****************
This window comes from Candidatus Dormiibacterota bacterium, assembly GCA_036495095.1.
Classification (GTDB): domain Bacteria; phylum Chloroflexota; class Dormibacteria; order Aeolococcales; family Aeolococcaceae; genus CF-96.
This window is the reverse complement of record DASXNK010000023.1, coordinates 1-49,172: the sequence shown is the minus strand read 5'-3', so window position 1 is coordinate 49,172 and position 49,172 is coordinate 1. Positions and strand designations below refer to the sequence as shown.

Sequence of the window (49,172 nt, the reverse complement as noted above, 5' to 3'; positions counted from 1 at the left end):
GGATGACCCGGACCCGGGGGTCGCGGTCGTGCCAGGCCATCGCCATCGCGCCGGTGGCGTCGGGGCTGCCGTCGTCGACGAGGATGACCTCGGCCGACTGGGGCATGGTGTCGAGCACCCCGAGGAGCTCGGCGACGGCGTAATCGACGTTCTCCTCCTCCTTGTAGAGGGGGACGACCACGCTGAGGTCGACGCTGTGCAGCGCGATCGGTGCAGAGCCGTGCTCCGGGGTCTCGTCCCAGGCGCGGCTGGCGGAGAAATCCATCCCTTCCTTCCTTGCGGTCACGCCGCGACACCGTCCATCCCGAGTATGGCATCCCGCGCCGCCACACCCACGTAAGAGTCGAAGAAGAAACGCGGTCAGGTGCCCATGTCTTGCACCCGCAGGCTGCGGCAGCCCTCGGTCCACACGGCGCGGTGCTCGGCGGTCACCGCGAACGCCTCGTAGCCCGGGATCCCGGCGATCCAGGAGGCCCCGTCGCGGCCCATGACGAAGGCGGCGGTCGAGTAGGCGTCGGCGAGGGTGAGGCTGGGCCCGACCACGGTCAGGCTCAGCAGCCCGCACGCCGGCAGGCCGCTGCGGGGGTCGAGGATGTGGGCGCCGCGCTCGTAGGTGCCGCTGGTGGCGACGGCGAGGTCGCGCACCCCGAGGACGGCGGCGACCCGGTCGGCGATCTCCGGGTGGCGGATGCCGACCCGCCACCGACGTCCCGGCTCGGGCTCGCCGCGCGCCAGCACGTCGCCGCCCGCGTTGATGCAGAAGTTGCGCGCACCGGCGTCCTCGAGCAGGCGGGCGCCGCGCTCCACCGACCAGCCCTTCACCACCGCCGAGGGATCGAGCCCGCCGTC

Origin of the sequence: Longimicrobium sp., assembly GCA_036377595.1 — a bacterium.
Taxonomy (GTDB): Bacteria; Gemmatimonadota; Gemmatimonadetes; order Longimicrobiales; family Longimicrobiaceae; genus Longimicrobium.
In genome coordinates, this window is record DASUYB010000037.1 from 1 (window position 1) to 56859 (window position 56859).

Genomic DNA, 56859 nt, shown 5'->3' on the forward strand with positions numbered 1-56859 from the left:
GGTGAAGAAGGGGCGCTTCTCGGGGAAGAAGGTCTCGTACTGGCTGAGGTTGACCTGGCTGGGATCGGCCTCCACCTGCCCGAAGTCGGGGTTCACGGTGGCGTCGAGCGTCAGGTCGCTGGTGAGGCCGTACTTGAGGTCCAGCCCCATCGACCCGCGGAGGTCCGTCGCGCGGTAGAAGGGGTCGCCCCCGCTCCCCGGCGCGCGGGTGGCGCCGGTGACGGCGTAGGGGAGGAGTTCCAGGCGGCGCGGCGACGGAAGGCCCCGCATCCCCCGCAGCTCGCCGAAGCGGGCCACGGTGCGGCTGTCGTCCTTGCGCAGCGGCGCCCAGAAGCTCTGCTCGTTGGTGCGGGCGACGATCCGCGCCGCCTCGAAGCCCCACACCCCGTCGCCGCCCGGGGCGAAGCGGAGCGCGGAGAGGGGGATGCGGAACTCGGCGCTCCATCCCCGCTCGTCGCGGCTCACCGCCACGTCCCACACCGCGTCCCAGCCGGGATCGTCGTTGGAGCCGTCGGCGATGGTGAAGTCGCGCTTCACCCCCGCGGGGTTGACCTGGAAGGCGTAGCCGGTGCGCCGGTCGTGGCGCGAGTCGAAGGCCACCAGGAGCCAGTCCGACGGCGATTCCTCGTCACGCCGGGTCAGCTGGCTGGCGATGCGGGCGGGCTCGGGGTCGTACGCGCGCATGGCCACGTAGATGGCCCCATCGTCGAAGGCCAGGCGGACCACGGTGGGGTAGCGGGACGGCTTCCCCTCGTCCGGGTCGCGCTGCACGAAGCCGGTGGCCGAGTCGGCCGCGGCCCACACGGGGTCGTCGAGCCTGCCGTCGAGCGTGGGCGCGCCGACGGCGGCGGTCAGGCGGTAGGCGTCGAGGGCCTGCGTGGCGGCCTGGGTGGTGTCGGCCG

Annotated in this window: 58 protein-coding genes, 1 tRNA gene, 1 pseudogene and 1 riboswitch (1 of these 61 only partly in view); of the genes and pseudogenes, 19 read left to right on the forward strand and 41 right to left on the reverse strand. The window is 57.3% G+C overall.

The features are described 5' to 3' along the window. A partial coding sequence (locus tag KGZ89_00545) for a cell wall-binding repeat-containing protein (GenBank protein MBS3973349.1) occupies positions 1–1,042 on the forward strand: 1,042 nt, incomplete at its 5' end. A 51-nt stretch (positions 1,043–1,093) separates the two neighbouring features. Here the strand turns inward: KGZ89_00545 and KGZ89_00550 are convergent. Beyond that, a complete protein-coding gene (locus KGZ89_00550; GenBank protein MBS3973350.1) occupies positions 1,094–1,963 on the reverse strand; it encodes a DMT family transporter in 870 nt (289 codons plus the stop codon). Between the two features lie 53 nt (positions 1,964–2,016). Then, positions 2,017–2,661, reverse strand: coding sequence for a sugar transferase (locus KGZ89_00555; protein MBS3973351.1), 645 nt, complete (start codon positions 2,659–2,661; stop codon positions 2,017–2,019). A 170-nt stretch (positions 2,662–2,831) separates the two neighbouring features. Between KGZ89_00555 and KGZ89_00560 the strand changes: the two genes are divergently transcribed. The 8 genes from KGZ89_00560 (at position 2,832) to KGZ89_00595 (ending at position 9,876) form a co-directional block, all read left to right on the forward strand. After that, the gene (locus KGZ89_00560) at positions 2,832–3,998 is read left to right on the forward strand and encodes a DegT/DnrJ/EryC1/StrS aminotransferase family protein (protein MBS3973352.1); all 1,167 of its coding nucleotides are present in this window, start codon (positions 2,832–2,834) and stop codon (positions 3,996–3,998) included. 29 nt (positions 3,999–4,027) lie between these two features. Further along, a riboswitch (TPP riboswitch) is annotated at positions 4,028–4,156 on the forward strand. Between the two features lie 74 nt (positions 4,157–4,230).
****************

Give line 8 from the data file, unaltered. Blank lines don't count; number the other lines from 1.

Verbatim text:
In genome coordinates, this window is record DASUYB010000037.1 from 1 (window position 1) to 56859 (window position 56859).